It’s a short phrase with a sophisticated meaning. It implies that that suffering is necessary in order to achieve something. We use this expression to encourage ourselves to work harder, to lose weight, or to achieve a new goal. We have the luxury of choosing to suffer and sacrifice in pursuit of our dreams, in pursuit of a better future.
Someone who recently found out about our cause posed this question: “What are the politics and priorities of the government of Niger?” It’s an excellent question because many governments in the developing world are corrupt and notoriously guilty of siphoning off aid funds to enrich their own bank accounts. Some, like Nigeria, do little to ensure the safety of their people.
Charity on its own is not a bad thing. However, the problem with the term charity, as it is understood and conceived in the West, is that it often does not work in an international development setting; it does not realize, or address, the structural and physical insecurities underlying poverty in these areas of the world.
Schistosomiasis (SCH) is one neglected tropical disease (NTD) endemic in Niger. SCH ranks second, only to malaria, as the most common parasitic disease and is the most deadly NTD, killing an estimated 280,000 people each year in Africa alone. Worldwide, more than 207 million people are infected, with approximately 85% of all cases found in Sub-Saharan Africa.
The health benefits of securing access to safe water and improved sanitation are well studied and clearly understood; the impact of safe water extends far beyond simply having clean water to drink. The many challenges created by a lack of access resonate through practically all aspects of everyday life and can present difficulties one may not initially consider. In just one example, without safe water and improved sanitation, mothers and their newborns face dangerous circumstances during and after delivery.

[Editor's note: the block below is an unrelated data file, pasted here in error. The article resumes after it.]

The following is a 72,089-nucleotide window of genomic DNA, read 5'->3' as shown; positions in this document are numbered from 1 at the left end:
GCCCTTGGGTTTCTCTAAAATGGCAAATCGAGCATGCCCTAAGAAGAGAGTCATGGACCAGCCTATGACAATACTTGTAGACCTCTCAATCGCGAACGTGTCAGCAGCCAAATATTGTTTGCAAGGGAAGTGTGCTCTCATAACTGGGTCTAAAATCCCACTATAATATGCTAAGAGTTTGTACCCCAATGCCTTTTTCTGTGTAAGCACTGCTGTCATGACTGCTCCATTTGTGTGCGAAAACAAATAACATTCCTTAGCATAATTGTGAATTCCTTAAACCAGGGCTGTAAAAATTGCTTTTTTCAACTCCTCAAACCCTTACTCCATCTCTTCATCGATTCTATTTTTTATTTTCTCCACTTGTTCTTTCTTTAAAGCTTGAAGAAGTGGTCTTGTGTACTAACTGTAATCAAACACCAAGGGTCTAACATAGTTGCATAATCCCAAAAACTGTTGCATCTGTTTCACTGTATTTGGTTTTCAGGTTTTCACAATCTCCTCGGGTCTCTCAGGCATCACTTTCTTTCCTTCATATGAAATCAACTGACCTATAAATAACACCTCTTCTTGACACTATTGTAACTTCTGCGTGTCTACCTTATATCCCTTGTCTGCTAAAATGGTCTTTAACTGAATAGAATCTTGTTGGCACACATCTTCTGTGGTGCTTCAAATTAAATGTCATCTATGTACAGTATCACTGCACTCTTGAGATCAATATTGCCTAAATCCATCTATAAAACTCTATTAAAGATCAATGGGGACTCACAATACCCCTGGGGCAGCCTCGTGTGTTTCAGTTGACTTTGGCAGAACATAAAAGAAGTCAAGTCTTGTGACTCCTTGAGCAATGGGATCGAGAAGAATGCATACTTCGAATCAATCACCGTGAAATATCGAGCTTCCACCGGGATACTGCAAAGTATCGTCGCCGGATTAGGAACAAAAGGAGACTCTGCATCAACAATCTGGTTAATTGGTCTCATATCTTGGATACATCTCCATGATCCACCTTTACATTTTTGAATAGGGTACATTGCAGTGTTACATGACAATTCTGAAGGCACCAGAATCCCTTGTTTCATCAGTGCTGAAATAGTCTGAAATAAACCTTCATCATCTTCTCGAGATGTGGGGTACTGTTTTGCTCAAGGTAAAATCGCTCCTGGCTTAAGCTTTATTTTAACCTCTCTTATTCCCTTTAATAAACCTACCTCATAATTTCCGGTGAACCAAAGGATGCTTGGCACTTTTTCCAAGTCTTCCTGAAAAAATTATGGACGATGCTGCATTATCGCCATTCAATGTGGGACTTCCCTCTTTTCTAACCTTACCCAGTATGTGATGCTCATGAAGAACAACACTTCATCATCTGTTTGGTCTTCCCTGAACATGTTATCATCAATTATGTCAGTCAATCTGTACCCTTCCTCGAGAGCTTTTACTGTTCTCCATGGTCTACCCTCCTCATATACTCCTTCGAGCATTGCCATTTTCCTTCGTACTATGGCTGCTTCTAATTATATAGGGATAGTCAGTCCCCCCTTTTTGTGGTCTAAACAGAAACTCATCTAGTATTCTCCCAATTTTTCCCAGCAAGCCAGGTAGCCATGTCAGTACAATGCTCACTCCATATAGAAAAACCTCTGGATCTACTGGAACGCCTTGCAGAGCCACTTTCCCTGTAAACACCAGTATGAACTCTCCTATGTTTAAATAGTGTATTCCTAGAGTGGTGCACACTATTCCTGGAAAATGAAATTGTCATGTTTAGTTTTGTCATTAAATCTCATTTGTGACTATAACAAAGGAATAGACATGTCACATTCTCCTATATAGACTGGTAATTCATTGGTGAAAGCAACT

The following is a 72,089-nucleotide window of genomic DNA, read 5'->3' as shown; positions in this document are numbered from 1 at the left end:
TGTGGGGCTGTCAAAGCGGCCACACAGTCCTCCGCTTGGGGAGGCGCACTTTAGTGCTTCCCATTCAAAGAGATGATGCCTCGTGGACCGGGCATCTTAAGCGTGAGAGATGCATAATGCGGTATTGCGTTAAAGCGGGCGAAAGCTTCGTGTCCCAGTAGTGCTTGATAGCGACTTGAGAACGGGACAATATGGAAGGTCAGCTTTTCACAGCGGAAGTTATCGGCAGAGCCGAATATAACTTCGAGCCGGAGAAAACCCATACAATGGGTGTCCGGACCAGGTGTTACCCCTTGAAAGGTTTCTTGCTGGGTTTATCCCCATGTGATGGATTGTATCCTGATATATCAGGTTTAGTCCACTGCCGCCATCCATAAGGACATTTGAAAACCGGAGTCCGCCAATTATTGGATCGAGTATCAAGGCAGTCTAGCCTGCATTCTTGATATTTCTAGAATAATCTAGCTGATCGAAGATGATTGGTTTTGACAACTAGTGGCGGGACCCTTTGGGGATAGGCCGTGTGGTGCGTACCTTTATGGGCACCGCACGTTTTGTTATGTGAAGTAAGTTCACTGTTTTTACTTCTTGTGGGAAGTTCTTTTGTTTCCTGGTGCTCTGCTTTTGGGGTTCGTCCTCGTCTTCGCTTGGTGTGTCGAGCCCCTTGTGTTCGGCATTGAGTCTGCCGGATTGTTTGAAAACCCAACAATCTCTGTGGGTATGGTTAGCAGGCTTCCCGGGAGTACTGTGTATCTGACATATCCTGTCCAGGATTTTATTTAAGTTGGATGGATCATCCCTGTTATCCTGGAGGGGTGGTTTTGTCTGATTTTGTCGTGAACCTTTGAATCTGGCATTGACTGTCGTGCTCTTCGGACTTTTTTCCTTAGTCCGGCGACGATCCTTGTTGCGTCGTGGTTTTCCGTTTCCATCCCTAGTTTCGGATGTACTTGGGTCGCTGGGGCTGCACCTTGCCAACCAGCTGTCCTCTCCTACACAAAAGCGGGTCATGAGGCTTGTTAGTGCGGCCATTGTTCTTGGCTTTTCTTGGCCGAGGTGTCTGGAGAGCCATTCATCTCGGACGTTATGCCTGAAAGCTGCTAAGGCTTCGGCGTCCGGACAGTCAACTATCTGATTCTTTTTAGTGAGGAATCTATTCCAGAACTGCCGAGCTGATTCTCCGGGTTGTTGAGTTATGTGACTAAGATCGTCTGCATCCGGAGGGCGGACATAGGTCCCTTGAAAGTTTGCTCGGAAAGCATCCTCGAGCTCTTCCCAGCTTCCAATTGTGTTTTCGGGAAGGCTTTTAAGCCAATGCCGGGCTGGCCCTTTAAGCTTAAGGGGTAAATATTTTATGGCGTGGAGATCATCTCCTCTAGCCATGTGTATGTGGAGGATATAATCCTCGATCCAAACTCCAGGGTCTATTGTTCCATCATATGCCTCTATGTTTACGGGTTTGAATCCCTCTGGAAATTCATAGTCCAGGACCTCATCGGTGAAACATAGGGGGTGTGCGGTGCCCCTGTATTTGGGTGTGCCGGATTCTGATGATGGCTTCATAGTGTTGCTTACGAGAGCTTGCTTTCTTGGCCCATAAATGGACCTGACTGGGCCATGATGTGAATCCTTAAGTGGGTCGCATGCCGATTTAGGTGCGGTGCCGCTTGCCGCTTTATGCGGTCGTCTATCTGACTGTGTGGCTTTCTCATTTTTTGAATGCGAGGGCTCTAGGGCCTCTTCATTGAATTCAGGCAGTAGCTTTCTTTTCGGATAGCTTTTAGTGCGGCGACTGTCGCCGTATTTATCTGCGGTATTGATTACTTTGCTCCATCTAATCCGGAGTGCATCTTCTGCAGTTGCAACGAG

Neglected tropical diseases (NTDs) are a diverse group of infectious diseases which disproportionately impact the poorest populations, causing suffering, disfigurement, debilitation and sometimes death. The World Health Organization (WHO) has prioritized 17 of these diseases which are endemic in 149 countries and affect more than 1.4 billion people, or one-sixth of the world’s population.
If the answer is absolutely nothing or what the heck are you talking about, don’t worry. Although 2015 is the last year of the UN’s International Decade for Action ‘Water for Life’ 2005-2015, their website for World Water Day leaves a lot to be desired. Links take you to the bottom of the page you requested rather than the top, the list of suggested activities for the day is somewhat lacking and the map showing events for World Water Day bizarrely insists that all 13 events in the US are being held in a small corner of Kansas (they are not). Oh, and there is the now obligatory request to use a hashtag on the day. That may be great for awareness, but it is unlikely to give someone access to clean water.
Two-thirds of Niger is covered by vast swathes of the Sahara desert. It’s hydro-climatic and geographic characteristics create difficult conditions for the country’s population of nearly 18 million. Droughts are common, food security issues are endemic, and are further exacerbated by the increasing arrival of refugees fleeing northern Nigeria and northern Mali. These conditions, when coupled with prevalent infectious disease and one of the lowest sanitation coverage rates in the world, leave the West African nation of Niger with some of the highest rates of malnutrition and mortality in the world. Niger, a country roughly twice the size of France, is the poorest country on earth.
in Natal, South Africa,
a woman carries water on her head.
After a year of drought,
when one child in three is at risk of death,
she returns from a distant well,
carrying water on her head.
According to the Water Resources Assessment of Guatemala compiled, US Army Corps of Engineers explains that, “The quality of surface water resources is generally fresh except along the coastal areas of the country. However, based on established biological and chemical standards, every water body in the country should be considered contaminated. In agricultural areas, pesticides are a primary source of contamination. Sewage from Guatemala City has caused the Rio Villalobos, which receives 60 percent of the sewage, and the Rio Las Vacas, which receives the remaining 40 percent of the sewage, to be considered the most contaminated streams in the country.”